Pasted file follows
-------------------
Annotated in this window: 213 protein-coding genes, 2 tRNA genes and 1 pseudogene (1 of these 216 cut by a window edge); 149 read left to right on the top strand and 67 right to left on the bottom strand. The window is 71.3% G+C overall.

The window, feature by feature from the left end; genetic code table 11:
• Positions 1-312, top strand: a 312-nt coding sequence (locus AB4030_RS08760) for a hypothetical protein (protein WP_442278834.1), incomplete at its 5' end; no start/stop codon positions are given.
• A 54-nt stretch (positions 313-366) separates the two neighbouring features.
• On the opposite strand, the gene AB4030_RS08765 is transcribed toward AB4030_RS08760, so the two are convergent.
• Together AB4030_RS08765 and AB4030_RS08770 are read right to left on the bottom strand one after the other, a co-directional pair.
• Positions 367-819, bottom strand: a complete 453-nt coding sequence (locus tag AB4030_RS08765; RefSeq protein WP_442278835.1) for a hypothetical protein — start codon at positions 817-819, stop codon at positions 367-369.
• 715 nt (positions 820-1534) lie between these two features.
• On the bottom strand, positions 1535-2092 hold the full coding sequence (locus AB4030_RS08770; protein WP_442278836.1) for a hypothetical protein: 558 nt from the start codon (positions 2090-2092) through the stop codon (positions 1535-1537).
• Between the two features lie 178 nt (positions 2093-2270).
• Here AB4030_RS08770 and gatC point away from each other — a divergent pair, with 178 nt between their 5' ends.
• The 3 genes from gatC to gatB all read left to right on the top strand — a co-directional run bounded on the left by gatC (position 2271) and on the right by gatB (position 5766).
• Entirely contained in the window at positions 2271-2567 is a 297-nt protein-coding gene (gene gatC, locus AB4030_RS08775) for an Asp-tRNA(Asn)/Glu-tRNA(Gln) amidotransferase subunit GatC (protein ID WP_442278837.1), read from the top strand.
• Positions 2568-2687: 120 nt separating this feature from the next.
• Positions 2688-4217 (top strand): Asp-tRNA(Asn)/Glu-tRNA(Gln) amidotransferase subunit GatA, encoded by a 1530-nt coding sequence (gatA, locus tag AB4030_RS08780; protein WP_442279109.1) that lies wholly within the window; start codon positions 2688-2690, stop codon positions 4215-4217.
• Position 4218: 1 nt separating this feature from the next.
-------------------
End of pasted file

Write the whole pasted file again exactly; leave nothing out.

Annotated in this window: 213 protein-coding genes, 2 tRNA genes and 1 pseudogene (1 of these 216 cut by a window edge); 149 read left to right on the top strand and 67 right to left on the bottom strand. The window is 71.3% G+C overall.

The window, feature by feature from the left end; genetic code table 11:
• Positions 1-312, top strand: a 312-nt coding sequence (locus AB4030_RS08760) for a hypothetical protein (protein WP_442278834.1), incomplete at its 5' end; no start/stop codon positions are given.
• A 54-nt stretch (positions 313-366) separates the two neighbouring features.
• On the opposite strand, the gene AB4030_RS08765 is transcribed toward AB4030_RS08760, so the two are convergent.
• Together AB4030_RS08765 and AB4030_RS08770 are read right to left on the bottom strand one after the other, a co-directional pair.
• Positions 367-819, bottom strand: a complete 453-nt coding sequence (locus tag AB4030_RS08765; RefSeq protein WP_442278835.1) for a hypothetical protein — start codon at positions 817-819, stop codon at positions 367-369.
• 715 nt (positions 820-1534) lie between these two features.
• On the bottom strand, positions 1535-2092 hold the full coding sequence (locus AB4030_RS08770; protein WP_442278836.1) for a hypothetical protein: 558 nt from the start codon (positions 2090-2092) through the stop codon (positions 1535-1537).
• Between the two features lie 178 nt (positions 2093-2270).
• Here AB4030_RS08770 and gatC point away from each other — a divergent pair, with 178 nt between their 5' ends.
• The 3 genes from gatC to gatB all read left to right on the top strand — a co-directional run bounded on the left by gatC (position 2271) and on the right by gatB (position 5766).
• Entirely contained in the window at positions 2271-2567 is a 297-nt protein-coding gene (gene gatC, locus AB4030_RS08775) for an Asp-tRNA(Asn)/Glu-tRNA(Gln) amidotransferase subunit GatC (protein ID WP_442278837.1), read from the top strand.
• Positions 2568-2687: 120 nt separating this feature from the next.
• Positions 2688-4217 (top strand): Asp-tRNA(Asn)/Glu-tRNA(Gln) amidotransferase subunit GatA, encoded by a 1530-nt coding sequence (gatA, locus tag AB4030_RS08780; protein WP_442279109.1) that lies wholly within the window; start codon positions 2688-2690, stop codon positions 4215-4217.
• Position 4218: 1 nt separating this feature from the next.